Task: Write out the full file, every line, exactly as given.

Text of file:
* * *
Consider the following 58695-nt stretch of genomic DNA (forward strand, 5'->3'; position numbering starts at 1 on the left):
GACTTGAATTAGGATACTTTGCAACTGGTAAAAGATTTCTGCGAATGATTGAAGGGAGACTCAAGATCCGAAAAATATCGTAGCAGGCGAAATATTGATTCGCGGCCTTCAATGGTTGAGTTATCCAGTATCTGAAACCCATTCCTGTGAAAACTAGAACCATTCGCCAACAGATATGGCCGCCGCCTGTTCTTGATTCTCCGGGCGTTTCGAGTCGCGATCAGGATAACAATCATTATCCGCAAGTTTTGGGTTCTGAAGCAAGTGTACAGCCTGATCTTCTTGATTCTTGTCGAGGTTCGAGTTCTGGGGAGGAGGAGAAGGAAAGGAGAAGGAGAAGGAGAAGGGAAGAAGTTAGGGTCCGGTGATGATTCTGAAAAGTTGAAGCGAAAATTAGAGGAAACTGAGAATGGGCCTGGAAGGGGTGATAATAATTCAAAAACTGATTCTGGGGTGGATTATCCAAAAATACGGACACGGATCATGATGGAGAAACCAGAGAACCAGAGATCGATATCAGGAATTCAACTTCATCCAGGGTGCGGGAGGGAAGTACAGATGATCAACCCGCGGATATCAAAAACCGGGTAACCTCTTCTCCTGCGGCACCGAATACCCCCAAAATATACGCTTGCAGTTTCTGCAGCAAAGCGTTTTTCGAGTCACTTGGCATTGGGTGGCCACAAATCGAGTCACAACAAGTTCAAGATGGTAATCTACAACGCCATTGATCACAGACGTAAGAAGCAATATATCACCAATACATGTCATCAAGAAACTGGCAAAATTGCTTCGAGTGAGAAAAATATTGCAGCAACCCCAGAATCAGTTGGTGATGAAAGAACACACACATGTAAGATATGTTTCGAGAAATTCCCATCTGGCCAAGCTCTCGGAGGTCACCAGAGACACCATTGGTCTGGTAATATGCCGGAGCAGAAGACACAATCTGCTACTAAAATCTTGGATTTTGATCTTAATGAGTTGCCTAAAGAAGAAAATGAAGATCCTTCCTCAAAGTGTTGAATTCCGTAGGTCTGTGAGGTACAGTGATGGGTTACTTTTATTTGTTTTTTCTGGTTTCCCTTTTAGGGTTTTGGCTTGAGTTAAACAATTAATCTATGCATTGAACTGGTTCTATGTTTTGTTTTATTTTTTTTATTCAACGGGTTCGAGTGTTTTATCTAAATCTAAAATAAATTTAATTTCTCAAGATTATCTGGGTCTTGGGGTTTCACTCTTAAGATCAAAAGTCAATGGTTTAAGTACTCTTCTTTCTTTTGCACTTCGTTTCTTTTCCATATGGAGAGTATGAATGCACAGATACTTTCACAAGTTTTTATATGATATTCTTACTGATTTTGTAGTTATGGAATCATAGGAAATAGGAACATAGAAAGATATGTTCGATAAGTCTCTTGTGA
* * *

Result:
Consider the following 58695-nt stretch of genomic DNA (forward strand, 5'->3'; position numbering starts at 1 on the left):
GACTTGAATTAGGATACTTTGCAACTGGTAAAAGATTTCTGCGAATGATTGAAGGGAGACTCAAGATCCGAAAAATATCGTAGCAGGCGAAATATTGATTCGCGGCCTTCAATGGTTGAGTTATCCAGTATCTGAAACCCATTCCTGTGAAAACTAGAACCATTCGCCAACAGATATGGCCGCCGCCTGTTCTTGATTCTCCGGGCGTTTCGAGTCGCGATCAGGATAACAATCATTATCCGCAAGTTTTGGGTTCTGAAGCAAGTGTACAGCCTGATCTTCTTGATTCTTGTCGAGGTTCGAGTTCTGGGGAGGAGGAGAAGGAAAGGAGAAGGAGAAGGAGAAGGGAAGAAGTTAGGGTCCGGTGATGATTCTGAAAAGTTGAAGCGAAAATTAGAGGAAACTGAGAATGGGCCTGGAAGGGGTGATAATAATTCAAAAACTGATTCTGGGGTGGATTATCCAAAAATACGGACACGGATCATGATGGAGAAACCAGAGAACCAGAGATCGATATCAGGAATTCAACTTCATCCAGGGTGCGGGAGGGAAGTACAGATGATCAACCCGCGGATATCAAAAACCGGGTAACCTCTTCTCCTGCGGCACCGAATACCCCCAAAATATACGCTTGCAGTTTCTGCAGCAAAGCGTTTTTCGAGTCACTTGGCATTGGGTGGCCACAAATCGAGTCACAACAAGTTCAAGATGGTAATCTACAACGCCATTGATCACAGACGTAAGAAGCAATATATCACCAATACATGTCATCAAGAAACTGGCAAAATTGCTTCGAGTGAGAAAAATATTGCAGCAACCCCAGAATCAGTTGGTGATGAAAGAACACACACATGTAAGATATGTTTCGAGAAATTCCCATCTGGCCAAGCTCTCGGAGGTCACCAGAGACACCATTGGTCTGGTAATATGCCGGAGCAGAAGACACAATCTGCTACTAAAATCTTGGATTTTGATCTTAATGAGTTGCCTAAAGAAGAAAATGAAGATCCTTCCTCAAAGTGTTGAATTCCGTAGGTCTGTGAGGTACAGTGATGGGTTACTTTTATTTGTTTTTTCTGGTTTCCCTTTTAGGGTTTTGGCTTGAGTTAAACAATTAATCTATGCATTGAACTGGTTCTATGTTTTGTTTTATTTTTTTTATTCAACGGGTTCGAGTGTTTTATCTAAATCTAAAATAAATTTAATTTCTCAAGATTATCTGGGTCTTGGGGTTTCACTCTTAAGATCAAAAGTCAATGGTTTAAGTACTCTTCTTTCTTTTGCACTTCGTTTCTTTTCCATATGGAGAGTATGAATGCACAGATACTTTCACAAGTTTTTATATGATATTCTTACTGATTTTGTAGTTATGGAATCATAGGAAATAGGAACATAGAAAGATATGTTCGATAAGTCTCTTGTGA